Creatures (called Soldiers) have a range of stats that help them while they are on the field: attack, defense, movement, health and range. These are all used in moving around, attacking and defending while on the battlefield. Attack is the amount of damage a creature will deal to another’s health, if they are within range. The defense stat is how much a character will reduce incoming damage by when they are being attacked. Creatures also have abilities, either triggered active abilities or always-present passive abilities. These have a wide range of effects from summoning new units to dealing damage or even changing the terrain around them.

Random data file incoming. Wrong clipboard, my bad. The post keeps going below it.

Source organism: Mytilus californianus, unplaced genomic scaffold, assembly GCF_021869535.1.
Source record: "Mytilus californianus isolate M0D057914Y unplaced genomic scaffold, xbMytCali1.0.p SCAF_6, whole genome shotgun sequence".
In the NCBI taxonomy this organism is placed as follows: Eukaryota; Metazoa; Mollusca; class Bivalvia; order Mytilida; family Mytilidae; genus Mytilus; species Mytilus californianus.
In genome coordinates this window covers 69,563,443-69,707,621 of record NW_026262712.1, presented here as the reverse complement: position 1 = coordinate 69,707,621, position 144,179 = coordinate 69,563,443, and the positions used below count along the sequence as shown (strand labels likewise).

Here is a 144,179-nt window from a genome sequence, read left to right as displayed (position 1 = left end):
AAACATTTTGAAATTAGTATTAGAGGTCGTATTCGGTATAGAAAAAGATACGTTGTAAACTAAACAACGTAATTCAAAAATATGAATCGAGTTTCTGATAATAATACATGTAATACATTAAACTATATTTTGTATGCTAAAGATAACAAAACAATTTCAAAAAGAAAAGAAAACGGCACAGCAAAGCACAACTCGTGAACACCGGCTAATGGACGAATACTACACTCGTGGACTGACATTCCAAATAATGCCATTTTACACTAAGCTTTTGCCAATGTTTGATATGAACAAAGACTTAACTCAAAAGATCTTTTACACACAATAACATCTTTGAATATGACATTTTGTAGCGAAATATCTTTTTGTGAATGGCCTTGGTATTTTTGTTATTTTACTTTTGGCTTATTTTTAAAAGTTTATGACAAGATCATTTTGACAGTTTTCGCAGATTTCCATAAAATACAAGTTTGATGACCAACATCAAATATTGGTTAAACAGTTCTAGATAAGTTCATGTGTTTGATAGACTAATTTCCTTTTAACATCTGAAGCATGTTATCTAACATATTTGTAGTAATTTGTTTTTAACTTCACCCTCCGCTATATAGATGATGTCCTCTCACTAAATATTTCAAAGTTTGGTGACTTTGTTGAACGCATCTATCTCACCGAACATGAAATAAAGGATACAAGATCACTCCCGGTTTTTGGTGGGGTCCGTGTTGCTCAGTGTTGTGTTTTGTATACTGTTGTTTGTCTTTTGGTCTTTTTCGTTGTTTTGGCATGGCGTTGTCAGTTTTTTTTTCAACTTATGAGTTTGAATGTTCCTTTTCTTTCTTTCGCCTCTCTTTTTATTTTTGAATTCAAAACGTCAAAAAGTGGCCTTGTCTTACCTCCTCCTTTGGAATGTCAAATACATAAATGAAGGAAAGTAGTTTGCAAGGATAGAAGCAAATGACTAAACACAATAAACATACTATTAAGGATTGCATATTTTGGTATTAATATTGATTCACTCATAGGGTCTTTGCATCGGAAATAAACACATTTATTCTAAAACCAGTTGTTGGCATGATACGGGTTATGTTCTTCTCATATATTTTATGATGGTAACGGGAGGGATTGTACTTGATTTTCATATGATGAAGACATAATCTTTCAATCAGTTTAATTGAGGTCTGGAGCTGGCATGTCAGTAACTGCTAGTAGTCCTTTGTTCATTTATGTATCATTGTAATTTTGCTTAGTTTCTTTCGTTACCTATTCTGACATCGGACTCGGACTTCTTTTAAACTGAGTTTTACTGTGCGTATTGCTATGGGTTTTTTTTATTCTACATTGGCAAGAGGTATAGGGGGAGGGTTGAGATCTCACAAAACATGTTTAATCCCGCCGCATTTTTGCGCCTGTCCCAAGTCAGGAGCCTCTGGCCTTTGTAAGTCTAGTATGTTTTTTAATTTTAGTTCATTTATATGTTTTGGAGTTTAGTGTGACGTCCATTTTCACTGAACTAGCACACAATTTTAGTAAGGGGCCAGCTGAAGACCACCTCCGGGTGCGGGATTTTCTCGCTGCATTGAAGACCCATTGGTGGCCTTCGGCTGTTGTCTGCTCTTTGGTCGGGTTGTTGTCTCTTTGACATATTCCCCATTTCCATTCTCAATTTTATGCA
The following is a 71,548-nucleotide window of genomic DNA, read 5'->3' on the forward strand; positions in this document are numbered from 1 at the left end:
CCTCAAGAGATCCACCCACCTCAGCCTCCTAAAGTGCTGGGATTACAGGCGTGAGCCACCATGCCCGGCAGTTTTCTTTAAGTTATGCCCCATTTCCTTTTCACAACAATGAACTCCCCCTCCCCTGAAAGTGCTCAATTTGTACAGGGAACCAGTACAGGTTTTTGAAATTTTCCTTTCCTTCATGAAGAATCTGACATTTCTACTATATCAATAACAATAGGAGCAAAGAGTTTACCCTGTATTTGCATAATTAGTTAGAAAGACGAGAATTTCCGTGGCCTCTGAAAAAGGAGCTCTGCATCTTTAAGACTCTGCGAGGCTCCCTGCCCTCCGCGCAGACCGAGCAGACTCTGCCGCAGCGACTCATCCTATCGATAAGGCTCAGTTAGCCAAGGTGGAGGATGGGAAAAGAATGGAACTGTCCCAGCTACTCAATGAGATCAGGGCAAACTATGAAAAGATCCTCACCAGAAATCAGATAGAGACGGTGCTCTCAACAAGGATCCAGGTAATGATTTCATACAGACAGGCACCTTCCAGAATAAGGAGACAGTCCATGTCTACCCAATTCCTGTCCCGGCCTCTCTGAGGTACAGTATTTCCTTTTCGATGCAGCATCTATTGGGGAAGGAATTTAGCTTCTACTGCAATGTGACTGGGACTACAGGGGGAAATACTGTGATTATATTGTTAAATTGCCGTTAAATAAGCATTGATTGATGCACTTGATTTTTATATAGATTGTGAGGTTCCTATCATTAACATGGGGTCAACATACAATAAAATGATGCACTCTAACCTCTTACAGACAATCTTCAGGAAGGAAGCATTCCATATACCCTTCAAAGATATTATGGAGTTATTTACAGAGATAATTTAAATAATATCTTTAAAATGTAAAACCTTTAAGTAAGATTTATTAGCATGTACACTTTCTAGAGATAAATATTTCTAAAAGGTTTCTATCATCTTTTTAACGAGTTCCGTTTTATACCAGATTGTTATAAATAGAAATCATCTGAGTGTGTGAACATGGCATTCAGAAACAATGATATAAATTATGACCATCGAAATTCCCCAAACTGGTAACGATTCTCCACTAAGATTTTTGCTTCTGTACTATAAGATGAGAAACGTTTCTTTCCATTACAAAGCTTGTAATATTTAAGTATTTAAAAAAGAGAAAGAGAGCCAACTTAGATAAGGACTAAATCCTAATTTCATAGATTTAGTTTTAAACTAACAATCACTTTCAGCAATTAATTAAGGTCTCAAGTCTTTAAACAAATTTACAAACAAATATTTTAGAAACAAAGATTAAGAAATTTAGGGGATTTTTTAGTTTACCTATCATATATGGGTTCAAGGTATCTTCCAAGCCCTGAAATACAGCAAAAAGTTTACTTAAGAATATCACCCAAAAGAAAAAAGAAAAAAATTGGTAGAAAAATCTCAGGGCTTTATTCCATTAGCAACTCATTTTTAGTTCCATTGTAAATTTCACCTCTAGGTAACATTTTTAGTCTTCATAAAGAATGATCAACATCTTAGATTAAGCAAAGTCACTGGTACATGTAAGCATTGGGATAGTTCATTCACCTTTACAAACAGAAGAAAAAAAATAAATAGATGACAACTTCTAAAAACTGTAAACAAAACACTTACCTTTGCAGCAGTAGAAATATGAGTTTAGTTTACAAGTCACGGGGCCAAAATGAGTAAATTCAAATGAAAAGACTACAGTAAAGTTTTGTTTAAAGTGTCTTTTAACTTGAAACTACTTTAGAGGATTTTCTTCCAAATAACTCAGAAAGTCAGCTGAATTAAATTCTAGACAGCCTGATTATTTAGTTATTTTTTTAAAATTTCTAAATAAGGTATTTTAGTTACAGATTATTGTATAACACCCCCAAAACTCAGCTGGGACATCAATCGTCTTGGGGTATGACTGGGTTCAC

It’s also worth pointing out that when a creature attacks, it is not attacked back immediately. Creature combat is really fun in this game especially because of the movement and grid angles to the game, as well as the triggered abilities that lots of creatures have. You have to think about where they are on the board as it takes a while to move them around.
How does the gameplay feel, in practice? It’s a very interesting style of gameplay that forces you to think in-between the genres, managing both your hand and deck elements and the tactical board combat and resource management elements. I love that the Mines are scattered all over the map and you have to make a mad dash towards capturing them all before your opponent can. It feels exciting when you’re able to directly influence your opponent’s resources unlike in most other games and I really enjoy that.
Creature combat is really enjoyable as well because you have to choose your targets carefully, but also use as many of your creatures as you can to gang up on those targets to kill them quickly. Nothing is as fun as surrounding an enemy creature with four of your own and battering them into the ground!